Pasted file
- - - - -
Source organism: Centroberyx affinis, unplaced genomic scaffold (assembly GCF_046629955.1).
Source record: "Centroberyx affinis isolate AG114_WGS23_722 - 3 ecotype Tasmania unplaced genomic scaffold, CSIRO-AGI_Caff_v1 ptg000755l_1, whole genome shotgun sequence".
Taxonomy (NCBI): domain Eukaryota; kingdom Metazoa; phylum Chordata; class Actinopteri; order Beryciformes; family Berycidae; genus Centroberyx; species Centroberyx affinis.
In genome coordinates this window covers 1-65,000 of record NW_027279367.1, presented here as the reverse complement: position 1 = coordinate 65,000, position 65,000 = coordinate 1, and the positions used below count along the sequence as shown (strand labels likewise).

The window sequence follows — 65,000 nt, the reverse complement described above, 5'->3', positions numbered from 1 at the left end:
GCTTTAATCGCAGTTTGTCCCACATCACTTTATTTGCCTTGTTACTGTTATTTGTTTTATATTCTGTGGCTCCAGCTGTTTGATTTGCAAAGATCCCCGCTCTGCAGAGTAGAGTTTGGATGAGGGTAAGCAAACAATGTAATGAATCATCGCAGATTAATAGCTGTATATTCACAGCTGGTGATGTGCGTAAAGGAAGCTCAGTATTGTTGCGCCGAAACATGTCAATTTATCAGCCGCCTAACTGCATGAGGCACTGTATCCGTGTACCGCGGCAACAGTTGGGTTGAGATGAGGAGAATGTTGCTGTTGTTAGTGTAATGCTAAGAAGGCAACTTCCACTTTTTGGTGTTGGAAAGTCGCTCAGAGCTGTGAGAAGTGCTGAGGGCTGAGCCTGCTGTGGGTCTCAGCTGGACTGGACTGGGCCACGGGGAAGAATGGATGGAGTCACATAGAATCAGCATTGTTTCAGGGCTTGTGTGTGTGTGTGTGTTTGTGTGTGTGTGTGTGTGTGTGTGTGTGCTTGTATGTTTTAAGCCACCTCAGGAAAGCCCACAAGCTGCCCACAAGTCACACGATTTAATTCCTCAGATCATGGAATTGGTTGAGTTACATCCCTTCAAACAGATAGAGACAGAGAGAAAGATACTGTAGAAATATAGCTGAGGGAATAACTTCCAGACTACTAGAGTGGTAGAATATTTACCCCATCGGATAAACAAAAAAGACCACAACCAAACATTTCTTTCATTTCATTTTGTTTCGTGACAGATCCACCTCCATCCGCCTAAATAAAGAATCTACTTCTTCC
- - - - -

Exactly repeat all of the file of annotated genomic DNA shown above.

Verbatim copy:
Source organism: Centroberyx affinis, unplaced genomic scaffold (assembly GCF_046629955.1).
Source record: "Centroberyx affinis isolate AG114_WGS23_722 - 3 ecotype Tasmania unplaced genomic scaffold, CSIRO-AGI_Caff_v1 ptg000755l_1, whole genome shotgun sequence".
Taxonomy (NCBI): domain Eukaryota; kingdom Metazoa; phylum Chordata; class Actinopteri; order Beryciformes; family Berycidae; genus Centroberyx; species Centroberyx affinis.
In genome coordinates this window covers 1-65,000 of record NW_027279367.1, presented here as the reverse complement: position 1 = coordinate 65,000, position 65,000 = coordinate 1, and the positions used below count along the sequence as shown (strand labels likewise).

The window sequence follows — 65,000 nt, the reverse complement described above, 5'->3', positions numbered from 1 at the left end:
GCTTTAATCGCAGTTTGTCCCACATCACTTTATTTGCCTTGTTACTGTTATTTGTTTTATATTCTGTGGCTCCAGCTGTTTGATTTGCAAAGATCCCCGCTCTGCAGAGTAGAGTTTGGATGAGGGTAAGCAAACAATGTAATGAATCATCGCAGATTAATAGCTGTATATTCACAGCTGGTGATGTGCGTAAAGGAAGCTCAGTATTGTTGCGCCGAAACATGTCAATTTATCAGCCGCCTAACTGCATGAGGCACTGTATCCGTGTACCGCGGCAACAGTTGGGTTGAGATGAGGAGAATGTTGCTGTTGTTAGTGTAATGCTAAGAAGGCAACTTCCACTTTTTGGTGTTGGAAAGTCGCTCAGAGCTGTGAGAAGTGCTGAGGGCTGAGCCTGCTGTGGGTCTCAGCTGGACTGGACTGGGCCACGGGGAAGAATGGATGGAGTCACATAGAATCAGCATTGTTTCAGGGCTTGTGTGTGTGTGTGTGTTTGTGTGTGTGTGTGTGTGTGTGTGTGTGCTTGTATGTTTTAAGCCACCTCAGGAAAGCCCACAAGCTGCCCACAAGTCACACGATTTAATTCCTCAGATCATGGAATTGGTTGAGTTACATCCCTTCAAACAGATAGAGACAGAGAGAAAGATACTGTAGAAATATAGCTGAGGGAATAACTTCCAGACTACTAGAGTGGTAGAATATTTACCCCATCGGATAAACAAAAAAGACCACAACCAAACATTTCTTTCATTTCATTTTGTTTCGTGACAGATCCACCTCCATCCGCCTAAATAAAGAATCTACTTCTTCC